In Windows environments when an application or a service is starting it looks for a number of DLL’s in order to function properly. If these DLL’s doesn’t exist or are implemented in an insecure way (DLL’s are called without using a fully qualified path) then it is possible to escalate privileges by forcing the application to load and execute a malicious DLL file.
It should be noted that when an application needs to load a DLL it will go through the following order:
- The directory from which the application is loaded
- The current working directory
- Directories in the system PATH environment variable
- Directories in the user PATH environment variable
Step 1 – Processes with Missing DLL’s
The first step is to list all the processes on the system and discover these processes which are running as SYSTEM and are missing DLL’s. This can be done just by using the process monitor tool from Sysinternals and by applying the filters below:
Process Monitor will identify if there is any DLL that the application tries to load and the actual path that the application is looking for the missing DLL.
In this example the process Bginfo.exe is missing several DLL files which possibly can be used for privilege escalation.
Step 2 – Folder Permissions
By default if a software is installed on the C:\ directory instead of the C:\Program Files then authenticated users will have write access on that directory. Additionally software like Perl, Python, Ruby etc. usually are added to Path variable. This give the opportunity of privilege escalation since the user can write a malicious DLL in that directory which is going to be loaded the next time that the process will restart with the permission of that process.
Step 3 – DLL Hijacking
Metasploit can be used in order to generate a DLL that will contain a payload which will return a session with the privileges of the service.
The process Bginfo.exe it is running as SYSTEM which means these privileges will be granted to the user upon restart of the service since the DLL with the malicious payload will be loaded and executed by the process.
As it has been identified above the process is missing the Riched32.dll so the pentestlab.dll needs to be renamed as Riched32.dll. This will confuse the application and it will try to load it as the application will think that this is a legitimate DLL. This malicious DLL needs to be dropped in one of the folders that windows are loading DLL files.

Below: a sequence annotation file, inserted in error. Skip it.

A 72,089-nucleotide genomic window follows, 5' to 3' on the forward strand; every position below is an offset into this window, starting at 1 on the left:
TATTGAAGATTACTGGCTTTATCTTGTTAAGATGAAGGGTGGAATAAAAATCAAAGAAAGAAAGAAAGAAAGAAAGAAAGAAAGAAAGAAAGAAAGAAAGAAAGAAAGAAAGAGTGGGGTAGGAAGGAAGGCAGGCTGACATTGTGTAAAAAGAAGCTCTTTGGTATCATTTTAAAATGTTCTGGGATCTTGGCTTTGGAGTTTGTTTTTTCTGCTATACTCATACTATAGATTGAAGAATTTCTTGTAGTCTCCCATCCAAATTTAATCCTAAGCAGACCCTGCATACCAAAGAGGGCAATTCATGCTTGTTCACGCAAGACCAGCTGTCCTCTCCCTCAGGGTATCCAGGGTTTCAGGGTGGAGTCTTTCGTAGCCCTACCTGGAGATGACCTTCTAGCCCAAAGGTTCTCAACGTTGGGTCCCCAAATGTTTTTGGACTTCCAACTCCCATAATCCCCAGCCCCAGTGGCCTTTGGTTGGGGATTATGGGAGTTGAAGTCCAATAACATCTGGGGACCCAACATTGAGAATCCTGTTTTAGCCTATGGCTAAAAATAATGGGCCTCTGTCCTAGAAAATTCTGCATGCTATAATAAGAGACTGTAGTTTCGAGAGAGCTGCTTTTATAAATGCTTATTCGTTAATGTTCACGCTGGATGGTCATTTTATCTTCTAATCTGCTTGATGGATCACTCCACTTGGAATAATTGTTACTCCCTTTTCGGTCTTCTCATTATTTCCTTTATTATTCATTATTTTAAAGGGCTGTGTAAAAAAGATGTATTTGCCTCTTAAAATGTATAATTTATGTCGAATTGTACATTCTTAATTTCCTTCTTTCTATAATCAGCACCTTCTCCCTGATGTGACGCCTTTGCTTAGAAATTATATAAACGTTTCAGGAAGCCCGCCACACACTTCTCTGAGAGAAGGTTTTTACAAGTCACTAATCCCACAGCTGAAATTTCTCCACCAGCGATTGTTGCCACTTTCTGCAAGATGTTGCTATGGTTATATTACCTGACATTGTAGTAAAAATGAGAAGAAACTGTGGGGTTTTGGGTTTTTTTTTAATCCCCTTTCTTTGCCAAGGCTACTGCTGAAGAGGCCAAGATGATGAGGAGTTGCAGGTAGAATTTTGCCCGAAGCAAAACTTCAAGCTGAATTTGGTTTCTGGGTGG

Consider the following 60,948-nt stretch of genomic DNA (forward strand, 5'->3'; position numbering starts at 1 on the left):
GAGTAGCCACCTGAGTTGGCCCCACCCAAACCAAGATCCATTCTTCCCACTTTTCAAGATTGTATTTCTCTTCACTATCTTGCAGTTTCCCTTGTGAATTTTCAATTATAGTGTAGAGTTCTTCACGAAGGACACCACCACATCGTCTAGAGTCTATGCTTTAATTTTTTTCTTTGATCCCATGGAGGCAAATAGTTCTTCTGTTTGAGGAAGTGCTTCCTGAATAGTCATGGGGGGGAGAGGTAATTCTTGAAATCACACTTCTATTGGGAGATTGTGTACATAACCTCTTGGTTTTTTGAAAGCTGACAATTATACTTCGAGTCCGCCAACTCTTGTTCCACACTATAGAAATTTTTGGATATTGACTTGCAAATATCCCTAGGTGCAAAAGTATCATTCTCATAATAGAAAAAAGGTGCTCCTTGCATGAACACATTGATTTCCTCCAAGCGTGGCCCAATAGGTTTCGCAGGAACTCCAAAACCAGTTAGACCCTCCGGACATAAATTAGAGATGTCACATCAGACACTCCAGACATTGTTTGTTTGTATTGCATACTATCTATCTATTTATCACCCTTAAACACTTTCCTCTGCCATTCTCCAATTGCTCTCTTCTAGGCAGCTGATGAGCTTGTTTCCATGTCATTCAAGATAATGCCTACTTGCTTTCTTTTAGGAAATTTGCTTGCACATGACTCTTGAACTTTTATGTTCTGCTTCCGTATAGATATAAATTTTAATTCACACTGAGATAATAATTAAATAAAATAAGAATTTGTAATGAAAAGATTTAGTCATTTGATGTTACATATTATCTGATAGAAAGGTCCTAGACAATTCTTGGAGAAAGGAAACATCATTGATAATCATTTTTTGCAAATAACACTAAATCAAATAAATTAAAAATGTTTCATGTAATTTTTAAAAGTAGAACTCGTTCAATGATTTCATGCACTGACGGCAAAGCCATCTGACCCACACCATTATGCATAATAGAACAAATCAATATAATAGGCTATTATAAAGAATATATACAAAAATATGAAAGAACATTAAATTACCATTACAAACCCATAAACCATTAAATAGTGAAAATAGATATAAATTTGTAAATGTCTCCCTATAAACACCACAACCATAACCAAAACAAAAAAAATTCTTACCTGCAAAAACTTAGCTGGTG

As it can be see below when the service restarted a Meterpreter session opened with SYSTEM privileges through DLL hijacking.
The process of DLL hijacking can be done also through PowerSploit since it contains three modules that can assist in the identification of services that are missing DLL’s, discovery of folders that users have modification permissions and generation of DLL’s.
The module Find-ProcessDLLHijack will identify all the processes on the system that are trying to load DLL’s which are missing.
The next step is the identification of paths that the user can modify the content. The folders identified will be the ones that the malicious .DLL needs to be planted.
The last step is to generate the hijackable DLL into one of the folders that have been identified above with Modify (M) permissions.
In order to be able to escalate privileges via DLL hijacking the following conditions needs to be in place:
- Write Permissions on a system folder
- Software installation in a non-default directory
- A service that is running as system and is missing a DLL
- Restart of the service
Discovering applications that are not installed in the Program files it is something common as except of third-party applications that are not forced to be installed in that path there is a possibility of a custom-made software to be found outside of these protected folders. Additionally there are a number of windows services like IKEEXT (IKE and AuthIP IPsec Keying Modules) that are missing DLL’s (wlbsctrl.dll) and can be exploited as well either manually or automatically. For IKEEXT there is a specific Metasploit module: